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Liontrust Special Situations: A year of resilience

Past performance does not predict future returns. You may get back less than you originally invested. Reference to specific securities is not intended as a recommendation to purchase or sell any investment.

In reviewing 2020 for our investors, we are pleased with the way the majority of companies in the Liontrust Special Situations Fund performed given the pandemic and the fact that all our lives were transformed. Our Economic Advantage investment process was tested and has again proved resilient.


In this article, we take you through the different phases of last year’s market and how the Fund performed during each of them. We will also review the best-performing stocks and those that were the source of greatest weakness for the portfolio in 2020.


The Liontrust Special Situations Fund had a resilient year during an extremely volatile 2020. The Fund returned -1.2%*, which was ahead of the FTSE All-Share comparator benchmark’s return of -9.8% while the average return in the IA UK All Companies sector, also a comparator benchmark, was -6.0%.

In understanding Fund and market performance in 2020, we think it is helpful to break down the year into three distinct periods: the Q1 market fall (31.12.19 – 23.03.20); the subsequent rebound (23.03.20 – 06.11.20) and the year-end vaccine rally (06.11.20 – 31.12.20).


Global stockmarkets began selling off heavily in February as cases of Covid-19 outside China accelerated. The FTSE All-Share fell very sharply before troughing in late March at almost 35% below the level it started the year.


During this sell-off, the Fund accrued good relative performance against the index, partly due to its insulation from some of the areas worst affected by the pandemic. For example, despite holding BP, Royal Dutch Shell and Wood Group, the Fund was actually underweight in the oil & gas sector itself, which at the start of the year accounted for 12% of the FTSE All-Share Index, and this restricted losses from the sector’s 49% tumble. The Fund also had low exposure to the financials sector, which fell by 35%; the portfolio has no holdings in banks or insurers, where losses were the worst.


After bottoming at the end of March, the market partially recovered, supported by huge government and central bank stimulus packages from around the world and lockdown measures being eased in many countries during the Northern Hemisphere’s summer months.


The Fund maintained pace with its peer group and outperformed the FTSE All-Share Index during the ‘market rebound’ phase between the market bottom and the 6th of November. The industrials sector, to which the Fund is overweight, provided the biggest lift. The Fund’s small cap companies – particularly in the technology segment, where some of them benefited from the shift to remote working – were also prominent among the gainers.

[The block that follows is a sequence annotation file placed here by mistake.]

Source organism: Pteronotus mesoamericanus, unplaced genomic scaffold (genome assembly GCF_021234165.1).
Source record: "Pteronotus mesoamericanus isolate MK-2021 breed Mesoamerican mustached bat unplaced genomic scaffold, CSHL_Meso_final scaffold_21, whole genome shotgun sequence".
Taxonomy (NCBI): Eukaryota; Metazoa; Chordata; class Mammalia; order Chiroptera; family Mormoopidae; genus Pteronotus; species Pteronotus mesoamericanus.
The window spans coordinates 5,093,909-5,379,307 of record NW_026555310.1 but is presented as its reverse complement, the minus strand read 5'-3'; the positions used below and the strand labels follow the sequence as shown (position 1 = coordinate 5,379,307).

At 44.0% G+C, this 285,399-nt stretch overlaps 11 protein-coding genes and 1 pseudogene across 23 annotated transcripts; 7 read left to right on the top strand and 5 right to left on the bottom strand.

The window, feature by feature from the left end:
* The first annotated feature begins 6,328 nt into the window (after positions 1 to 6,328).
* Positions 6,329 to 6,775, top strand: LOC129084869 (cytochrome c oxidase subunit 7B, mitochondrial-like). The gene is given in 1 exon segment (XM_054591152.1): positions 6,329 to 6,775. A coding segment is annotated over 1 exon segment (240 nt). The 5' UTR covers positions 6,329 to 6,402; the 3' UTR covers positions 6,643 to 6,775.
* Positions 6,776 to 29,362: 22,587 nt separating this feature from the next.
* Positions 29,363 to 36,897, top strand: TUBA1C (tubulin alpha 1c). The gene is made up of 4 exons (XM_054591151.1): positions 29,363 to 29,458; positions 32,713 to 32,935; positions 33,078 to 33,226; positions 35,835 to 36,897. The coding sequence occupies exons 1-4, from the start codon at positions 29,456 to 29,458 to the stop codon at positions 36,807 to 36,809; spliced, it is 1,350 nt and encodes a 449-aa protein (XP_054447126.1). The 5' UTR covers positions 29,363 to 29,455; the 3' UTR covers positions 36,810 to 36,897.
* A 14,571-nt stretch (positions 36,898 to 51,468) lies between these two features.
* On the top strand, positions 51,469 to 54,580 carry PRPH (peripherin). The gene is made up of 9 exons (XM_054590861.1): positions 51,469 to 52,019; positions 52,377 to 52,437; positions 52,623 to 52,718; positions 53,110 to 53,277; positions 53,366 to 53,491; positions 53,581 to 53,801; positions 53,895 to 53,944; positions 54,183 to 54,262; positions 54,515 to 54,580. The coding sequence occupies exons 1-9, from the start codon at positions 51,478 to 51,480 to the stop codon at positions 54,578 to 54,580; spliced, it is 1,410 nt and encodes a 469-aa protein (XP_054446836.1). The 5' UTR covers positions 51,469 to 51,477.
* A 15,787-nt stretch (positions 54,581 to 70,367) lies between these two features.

With the release in November of positive trial results for Covid-19 vaccines under development by Pfizer/BioNTech, AstraZeneca/University of Oxford and Moderna, the stockmarket recovery suddenly saw a step-change in momentum, allowing it to shrug off the second wave of the pandemic. The upward adjustment in share prices was sharp; in November, the FTSE 100 recorded its largest monthly gain since 1989. All major market capitalisation segments of the UK market registered double-digit percentage gains. The breakdown of the market’s gains suggests a reversal of some of the trends witnessed during Q1: in many cases, stocks and sectors that were hardest hit by pandemic lockdown measures saw the greatest relief rally on vaccine hopes.


While the Fund rose 8.2%, the profile of the stocks that benefited the most during the vaccine rally meant the Fund lagged the returns of its peer group and the FTSE All-Share. For example, travel and leisure (a sub-sector of consumer services) is an area which tends to lack the Economic Advantage characteristics we look for but performed particularly well during this rally, rising by 23%. Similarly, the Fund has no exposure to basic materials (+20%) or banks (+21%) – a sub-sector of financials – which were among the biggest risers.


This return profile during 2020 is consistent with the manner in which the Fund is managed. Funds run under the Economic Advantage process have a tendency to generate good relative performance during market sell-offs or steady market conditions, which can be partially offset during short, sharp, sentiment-driven rallies.


This reflects the focus of the investment process on dependable businesses with high barriers to competition and strong cash flow returns on capital, which we think can prove to be more defensive in times of market stress and reliably deliver on expectations in more normalised market conditions. We believe that – on average – the degree of downside protection afforded by the Fund’s portfolio of companies exceeds the lag during rallies, enabling us to target outperformance over the long term.